What strategies can we use to cope with new work entering the system?
#3 Risk of unplanned work disrupting the work process and schedule
going deeper from a previous blog entry “Seven Risks in Software Development”.
To be more clear about what is meant by unplanned work: they are those
high-priority, new work items that the team feels cannot be refused or be delayed.
Example: you manager requests something the an executive vice-president wants completed in 2-days.
Most common scenario: the work-item is taken on as requested. Other “in-flight” work-items are put aside for a while and one of three common outcomes occurs:
- Team (or some team members) works overtime to make all work-items happen on-time.
- All or some of the other work-items are delayed.
- The other work-items are delivered as scheduled, but with poorer quality.
There are 4 strategies to help cope with unplanned, high-priority work.
- Adhering to prior work-in-process (WIP) limit agreements.
- Kanban – queued to be pulled when capacity allows.
- Scrum – deferred until the next sprint.The delivery team is saying “no” to taking on the requested work immediately because of prior agreements about how work is accepted. Sometimes these WIP limit agreements work and sometimes they break down because of pressure. So just like antivirus software, good to have in-place because it does work sometimes.
- Slack – the emergency responder model – have excess team capacity to deal with these unplanned requests.Example 1: production support rotates week-to-week among team members and that non-available resource is not considered when planning for team capacity.
Example 2: team lead does not usually start any planned work assignments. And then when something comes in, the team lead takes it on directly or stands-in for another team member who takes-on the new high-priority, work-item.
The person in the slack resource role, must be able to drop current work to deal with high-priority, work-items and do so in a way that does not affect the team’s performance for committed work.
- Visualize the effect of high-priority, unplanned work has on the team’s cycle time (see Risk of missing the delivery schedule because of poor predictions for more information on cycle time)Here we are saying the above two strategies either do not work most of the time or cannot be implemented. Example: because of budget, there is no possibility of placing slack in the team.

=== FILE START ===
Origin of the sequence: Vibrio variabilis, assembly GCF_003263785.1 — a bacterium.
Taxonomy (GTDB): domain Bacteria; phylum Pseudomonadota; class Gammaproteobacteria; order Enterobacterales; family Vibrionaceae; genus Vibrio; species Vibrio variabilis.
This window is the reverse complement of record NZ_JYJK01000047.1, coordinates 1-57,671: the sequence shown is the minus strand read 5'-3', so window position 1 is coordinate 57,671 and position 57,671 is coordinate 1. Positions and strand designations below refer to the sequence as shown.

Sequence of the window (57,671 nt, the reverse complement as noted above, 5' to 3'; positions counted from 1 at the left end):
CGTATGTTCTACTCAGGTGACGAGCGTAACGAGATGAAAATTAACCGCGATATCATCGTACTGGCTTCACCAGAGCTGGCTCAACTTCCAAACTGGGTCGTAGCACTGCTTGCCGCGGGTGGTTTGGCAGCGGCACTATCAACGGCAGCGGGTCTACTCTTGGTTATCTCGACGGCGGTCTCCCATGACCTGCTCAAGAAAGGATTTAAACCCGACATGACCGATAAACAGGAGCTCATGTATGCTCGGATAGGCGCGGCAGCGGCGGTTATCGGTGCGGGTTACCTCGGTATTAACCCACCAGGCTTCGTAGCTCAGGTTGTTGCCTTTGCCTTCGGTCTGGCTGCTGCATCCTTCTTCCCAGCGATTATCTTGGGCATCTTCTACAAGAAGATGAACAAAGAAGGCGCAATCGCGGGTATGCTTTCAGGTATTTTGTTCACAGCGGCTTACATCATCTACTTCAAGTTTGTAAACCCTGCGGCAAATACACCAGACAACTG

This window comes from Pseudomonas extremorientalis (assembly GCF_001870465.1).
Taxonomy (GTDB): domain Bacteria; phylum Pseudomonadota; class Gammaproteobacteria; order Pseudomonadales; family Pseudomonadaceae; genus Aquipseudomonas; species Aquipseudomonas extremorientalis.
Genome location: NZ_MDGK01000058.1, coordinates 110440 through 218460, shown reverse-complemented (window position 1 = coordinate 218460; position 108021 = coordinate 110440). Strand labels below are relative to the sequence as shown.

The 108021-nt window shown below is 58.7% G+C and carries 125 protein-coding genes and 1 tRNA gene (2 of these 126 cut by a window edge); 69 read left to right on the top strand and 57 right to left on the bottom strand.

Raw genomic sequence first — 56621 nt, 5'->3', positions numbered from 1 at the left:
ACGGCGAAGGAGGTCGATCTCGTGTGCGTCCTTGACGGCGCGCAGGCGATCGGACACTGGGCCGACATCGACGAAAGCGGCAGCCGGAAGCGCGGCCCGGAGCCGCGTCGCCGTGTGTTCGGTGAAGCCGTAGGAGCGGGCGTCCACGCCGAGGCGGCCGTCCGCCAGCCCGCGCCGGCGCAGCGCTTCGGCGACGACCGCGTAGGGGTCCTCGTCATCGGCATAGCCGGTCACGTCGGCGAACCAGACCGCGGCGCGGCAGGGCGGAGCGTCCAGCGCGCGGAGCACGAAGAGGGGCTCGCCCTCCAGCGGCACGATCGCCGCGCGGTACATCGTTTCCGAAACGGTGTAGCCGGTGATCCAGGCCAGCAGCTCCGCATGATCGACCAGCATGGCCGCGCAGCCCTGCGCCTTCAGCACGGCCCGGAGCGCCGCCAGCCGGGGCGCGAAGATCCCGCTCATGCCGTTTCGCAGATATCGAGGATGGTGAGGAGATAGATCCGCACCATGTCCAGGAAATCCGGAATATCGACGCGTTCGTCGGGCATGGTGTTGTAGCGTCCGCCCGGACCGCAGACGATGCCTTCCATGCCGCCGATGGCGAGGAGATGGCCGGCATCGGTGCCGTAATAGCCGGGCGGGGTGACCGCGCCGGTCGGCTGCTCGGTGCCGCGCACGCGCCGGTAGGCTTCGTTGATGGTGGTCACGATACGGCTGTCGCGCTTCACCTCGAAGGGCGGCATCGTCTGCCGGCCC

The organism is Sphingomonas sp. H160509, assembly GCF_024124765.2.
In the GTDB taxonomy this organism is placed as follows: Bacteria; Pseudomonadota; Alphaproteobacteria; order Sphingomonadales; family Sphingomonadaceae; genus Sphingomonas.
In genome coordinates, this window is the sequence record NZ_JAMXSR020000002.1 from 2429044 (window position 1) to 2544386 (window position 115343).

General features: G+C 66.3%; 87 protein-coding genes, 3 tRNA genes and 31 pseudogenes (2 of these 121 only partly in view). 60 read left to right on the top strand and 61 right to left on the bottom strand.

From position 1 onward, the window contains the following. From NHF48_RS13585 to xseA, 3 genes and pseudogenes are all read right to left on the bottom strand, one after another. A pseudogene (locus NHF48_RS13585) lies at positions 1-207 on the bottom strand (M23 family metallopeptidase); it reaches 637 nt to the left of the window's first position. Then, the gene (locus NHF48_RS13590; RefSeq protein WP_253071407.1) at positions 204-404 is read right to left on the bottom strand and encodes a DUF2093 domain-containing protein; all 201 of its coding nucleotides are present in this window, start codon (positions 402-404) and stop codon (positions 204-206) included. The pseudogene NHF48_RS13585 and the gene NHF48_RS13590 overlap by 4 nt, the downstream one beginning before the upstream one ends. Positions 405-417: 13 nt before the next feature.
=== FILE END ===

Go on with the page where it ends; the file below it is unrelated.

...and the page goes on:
Visualizations methods from Daniel S. Vacanti’s book “Actionable Agile Metrics for Predictability” include:
- Cumulative Flow Diagrams (CFDs)
- Cycle Time Scatterplots
- Cycle Time Histograms
- The bad effect that an increased cycle time has on the 85 percentile when running Monte Carlo simulations from the team’s delivery data.Note: we assume the performance of the 85 percentile is what can be communicated back to the business for service level agreements (SLA) or service-level-objectives (SLOs).
- Class of Service for high-priority workIn Kanban, you can design your workflow board to include a special swim-lane for high-priority items. Normally, this swim-lane will have a WIP limit of 1.
This works, when there is capacity to service the swim-lane. Otherwise, this special, swim-lane will disrupt the work-items already in-play.
However, there are ways for the business stakeholders and delivery teams to meet in the middle by setting up a very limited, high-priority, swim-lane or “silver bullet” than can only be used by the business stakeholder(s) (e.g., product owner) once a quarter.
Question: what would any group of managers / product owners / product managers do when there is a special, high-priority, swim-lane with a WIP limit of 1?
Answer: keep it filled. That special queue is a GREAT way to get my “special” work requests completed fast!
Daniel S. Vacanti has a wonderful write-up in his book – Chapter 13 – Pull Policies – about the effect that “special queues” can have in small US airports and then the negative effect special queues and the resulting pull-in-new-work practices can have on both predictability and cycle times.